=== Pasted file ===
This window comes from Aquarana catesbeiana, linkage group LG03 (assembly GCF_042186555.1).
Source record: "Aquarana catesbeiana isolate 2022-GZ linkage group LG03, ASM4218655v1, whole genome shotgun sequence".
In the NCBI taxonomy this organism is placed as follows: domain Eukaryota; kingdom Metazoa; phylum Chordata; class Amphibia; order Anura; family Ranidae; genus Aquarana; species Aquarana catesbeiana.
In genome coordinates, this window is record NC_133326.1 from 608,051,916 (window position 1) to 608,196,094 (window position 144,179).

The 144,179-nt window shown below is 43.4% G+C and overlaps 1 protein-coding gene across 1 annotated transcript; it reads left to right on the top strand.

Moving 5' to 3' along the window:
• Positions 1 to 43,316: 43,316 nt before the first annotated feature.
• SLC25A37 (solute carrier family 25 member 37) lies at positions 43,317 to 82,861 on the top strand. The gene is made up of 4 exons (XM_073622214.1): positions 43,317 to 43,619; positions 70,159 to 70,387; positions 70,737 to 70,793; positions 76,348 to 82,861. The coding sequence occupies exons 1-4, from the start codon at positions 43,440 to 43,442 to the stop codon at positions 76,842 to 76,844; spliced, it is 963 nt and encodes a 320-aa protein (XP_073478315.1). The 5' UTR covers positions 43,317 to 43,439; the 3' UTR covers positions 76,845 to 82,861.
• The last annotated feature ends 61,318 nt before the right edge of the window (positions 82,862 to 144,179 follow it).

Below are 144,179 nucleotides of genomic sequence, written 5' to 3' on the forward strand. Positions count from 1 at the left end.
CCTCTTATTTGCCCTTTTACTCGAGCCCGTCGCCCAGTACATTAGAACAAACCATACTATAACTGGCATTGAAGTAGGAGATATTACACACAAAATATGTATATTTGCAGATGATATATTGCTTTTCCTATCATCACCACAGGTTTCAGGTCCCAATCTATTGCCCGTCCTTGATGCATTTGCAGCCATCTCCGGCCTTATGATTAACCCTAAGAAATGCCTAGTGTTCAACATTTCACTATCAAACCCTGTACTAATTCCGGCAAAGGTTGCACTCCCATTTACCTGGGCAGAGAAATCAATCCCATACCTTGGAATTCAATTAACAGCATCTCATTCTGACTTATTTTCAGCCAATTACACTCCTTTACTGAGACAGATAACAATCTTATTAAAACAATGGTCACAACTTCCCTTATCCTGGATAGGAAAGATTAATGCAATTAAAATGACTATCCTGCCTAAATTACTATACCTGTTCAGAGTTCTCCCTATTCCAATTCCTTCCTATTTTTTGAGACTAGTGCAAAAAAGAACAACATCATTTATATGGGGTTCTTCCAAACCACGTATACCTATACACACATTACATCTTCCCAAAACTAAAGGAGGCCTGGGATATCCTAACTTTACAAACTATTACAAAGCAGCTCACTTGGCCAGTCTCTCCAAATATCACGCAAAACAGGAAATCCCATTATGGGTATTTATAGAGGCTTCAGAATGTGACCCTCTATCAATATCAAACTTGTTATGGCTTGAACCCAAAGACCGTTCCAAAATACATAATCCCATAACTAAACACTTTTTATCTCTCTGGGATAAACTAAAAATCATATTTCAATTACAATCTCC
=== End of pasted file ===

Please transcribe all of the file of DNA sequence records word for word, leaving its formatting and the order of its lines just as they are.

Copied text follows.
This window comes from Aquarana catesbeiana, linkage group LG03 (assembly GCF_042186555.1).
Source record: "Aquarana catesbeiana isolate 2022-GZ linkage group LG03, ASM4218655v1, whole genome shotgun sequence".
In the NCBI taxonomy this organism is placed as follows: domain Eukaryota; kingdom Metazoa; phylum Chordata; class Amphibia; order Anura; family Ranidae; genus Aquarana; species Aquarana catesbeiana.
In genome coordinates, this window is record NC_133326.1 from 608,051,916 (window position 1) to 608,196,094 (window position 144,179).

The 144,179-nt window shown below is 43.4% G+C and overlaps 1 protein-coding gene across 1 annotated transcript; it reads left to right on the top strand.

Moving 5' to 3' along the window:
• Positions 1 to 43,316: 43,316 nt before the first annotated feature.
• SLC25A37 (solute carrier family 25 member 37) lies at positions 43,317 to 82,861 on the top strand. The gene is made up of 4 exons (XM_073622214.1): positions 43,317 to 43,619; positions 70,159 to 70,387; positions 70,737 to 70,793; positions 76,348 to 82,861. The coding sequence occupies exons 1-4, from the start codon at positions 43,440 to 43,442 to the stop codon at positions 76,842 to 76,844; spliced, it is 963 nt and encodes a 320-aa protein (XP_073478315.1). The 5' UTR covers positions 43,317 to 43,439; the 3' UTR covers positions 76,845 to 82,861.
• The last annotated feature ends 61,318 nt before the right edge of the window (positions 82,862 to 144,179 follow it).

Below are 144,179 nucleotides of genomic sequence, written 5' to 3' on the forward strand. Positions count from 1 at the left end.
CCTCTTATTTGCCCTTTTACTCGAGCCCGTCGCCCAGTACATTAGAACAAACCATACTATAACTGGCATTGAAGTAGGAGATATTACACACAAAATATGTATATTTGCAGATGATATATTGCTTTTCCTATCATCACCACAGGTTTCAGGTCCCAATCTATTGCCCGTCCTTGATGCATTTGCAGCCATCTCCGGCCTTATGATTAACCCTAAGAAATGCCTAGTGTTCAACATTTCACTATCAAACCCTGTACTAATTCCGGCAAAGGTTGCACTCCCATTTACCTGGGCAGAGAAATCAATCCCATACCTTGGAATTCAATTAACAGCATCTCATTCTGACTTATTTTCAGCCAATTACACTCCTTTACTGAGACAGATAACAATCTTATTAAAACAATGGTCACAACTTCCCTTATCCTGGATAGGAAAGATTAATGCAATTAAAATGACTATCCTGCCTAAATTACTATACCTGTTCAGAGTTCTCCCTATTCCAATTCCTTCCTATTTTTTGAGACTAGTGCAAAAAAGAACAACATCATTTATATGGGGTTCTTCCAAACCACGTATACCTATACACACATTACATCTTCCCAAAACTAAAGGAGGCCTGGGATATCCTAACTTTACAAACTATTACAAAGCAGCTCACTTGGCCAGTCTCTCCAAATATCACGCAAAACAGGAAATCCCATTATGGGTATTTATAGAGGCTTCAGAATGTGACCCTCTATCAATATCAAACTTGTTATGGCTTGAACCCAAAGACCGTTCCAAAATACATAATCCCATAACTAAACACTTTTTATCTCTCTGGGATAAACTAAAAATCATATTTCAATTACAATCTCC